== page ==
Sheriff’s investigators watched sex acts, stripping

The grainy video is silent, in black and white and poorly framed, but it offers glimpses of female body parts gyrating in and out of view while the camera operator continually folds dollar bills and holds them aloft to attract nude dancers like bass to a lure.

The four-hour video, taken by a Butte County sheriff’s investigator using a concealed camera, is part of the evidence offered up in the case against the now-defunct First Amendment Club and Vanessa Andrews Studios escort service for alleged prostitution.

In a report resulting from a months-long investigation, Sheriff’s Investigator Jack Storne describes spending dozens of hours in the nudie bar and, in connection to the Andrews case, standing patiently outside the window of a Cohasset Road warehouse rented by the escort service, where on a number of nights, he alleges, he watched oral sex and intercourse performed on customers by the escorts.

The lascivious details of the investigation are spelled out in vivid detail in the report to District Attorney Mike Ramsey, who filed 10 charges of pimping on strip club manager Steve Clark (the DA maintains that because Clark facilitated “inappropriate contact” between dancer and customer, he’s guilty of pimping) and 60 counts of prostitution on a dozen of the club’s current and former dancers. That’s on top of the weapons and drugs charges he filed on Clark, his live-in girlfriend and roommate after three dozen police officers raided the club on a busy Saturday night last spring.

Now at issue are the dozens of incidents that sheriff’s investigators secretly videotaped while posing as customers at the club. The tapes, obtained by the News & Review, offer a few instances of direct contact between naked strippers and customers. Ramsey says that the contact was solicited by the dancers for money and equates to prostitution, which makes it illegal.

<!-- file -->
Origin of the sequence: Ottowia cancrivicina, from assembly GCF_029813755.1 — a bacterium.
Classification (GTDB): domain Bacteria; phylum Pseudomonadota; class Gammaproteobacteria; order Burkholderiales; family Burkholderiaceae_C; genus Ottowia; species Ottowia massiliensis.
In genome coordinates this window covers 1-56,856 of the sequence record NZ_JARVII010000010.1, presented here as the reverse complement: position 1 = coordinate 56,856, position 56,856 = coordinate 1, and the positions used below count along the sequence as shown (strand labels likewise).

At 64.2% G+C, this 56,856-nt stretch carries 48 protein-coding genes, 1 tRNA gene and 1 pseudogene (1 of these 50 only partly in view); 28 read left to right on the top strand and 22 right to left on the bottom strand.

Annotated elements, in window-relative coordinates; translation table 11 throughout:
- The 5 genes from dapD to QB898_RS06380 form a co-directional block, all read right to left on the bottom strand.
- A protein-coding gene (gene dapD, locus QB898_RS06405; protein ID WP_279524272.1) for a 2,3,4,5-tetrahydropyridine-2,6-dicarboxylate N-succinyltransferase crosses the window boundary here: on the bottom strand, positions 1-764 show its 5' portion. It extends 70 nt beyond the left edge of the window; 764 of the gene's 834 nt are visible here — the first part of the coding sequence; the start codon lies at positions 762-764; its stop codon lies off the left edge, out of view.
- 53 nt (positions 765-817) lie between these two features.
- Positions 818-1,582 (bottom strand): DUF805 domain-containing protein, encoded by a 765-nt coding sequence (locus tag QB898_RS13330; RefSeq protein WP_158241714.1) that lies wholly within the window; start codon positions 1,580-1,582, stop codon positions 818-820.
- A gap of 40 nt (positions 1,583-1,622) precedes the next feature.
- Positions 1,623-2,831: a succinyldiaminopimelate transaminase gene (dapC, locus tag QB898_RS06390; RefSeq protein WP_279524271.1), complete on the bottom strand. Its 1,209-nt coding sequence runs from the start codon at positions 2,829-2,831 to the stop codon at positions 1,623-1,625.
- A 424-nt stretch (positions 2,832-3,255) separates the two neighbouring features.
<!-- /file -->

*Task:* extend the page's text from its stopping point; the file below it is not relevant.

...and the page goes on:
“These are incidents where the customers gave the performers money to have them put their breasts and genitals directly in their faces,” Ramsey said when the charges were filed. “That’s prostitution, and that’s illegal.”

The Andrews Studios investigation was tied to that of the strip club because Rachel Gonzalez, one of the strippers accused of prostitution, manages the escort service.

It’s all in the report: even surveillance of the women interrupting the sex acts to answer the phone and set up appointments. The sex is vividly described, and some passages read like bad erotica: “Gonzalez told the male to take his clothes off and get on the bed. Gonzalez then removed her clothing and approached the bed where she laid down on her back,” one such entry reads.

At one point, Storne reports, Gonzalez asked “to see my pecker.” He said he asked her why, and she answered, “Because cops won’t show you their dick, and I want to make sure you’re not a cop.” Storne writes at that at that point he told her he had to go to his car to retrieve his wallet.

Daylyn Presley, who is listed as the owner of Vanessa Andrews Studios, could not be reached for comment about the charges. Neither could Gonzalez, who was arrested for pimping and prostitution after agreeing to a sex act with an undercover officer at the Cohasset Road studio.

None of the other Vanessa Andrews employees identified in the investigation—or their clients—have been arrested. The escort service appears to be closed now, as its Web site has been taken down and phone number disconnected.

Clark, who plans to fight the pimping charges still pending against him, denies vehemently that his club had anything to do with Vanessa Andrews or prostitution. He’s still managing the club, which was bought out and is now called Centerfolds, and is looking forward to his day in court.

"Those tapes show that we were doing everything right," he said. "And they still came after us. It’s not right, and I’m going to fight this until there’s nothing left to fight anymore."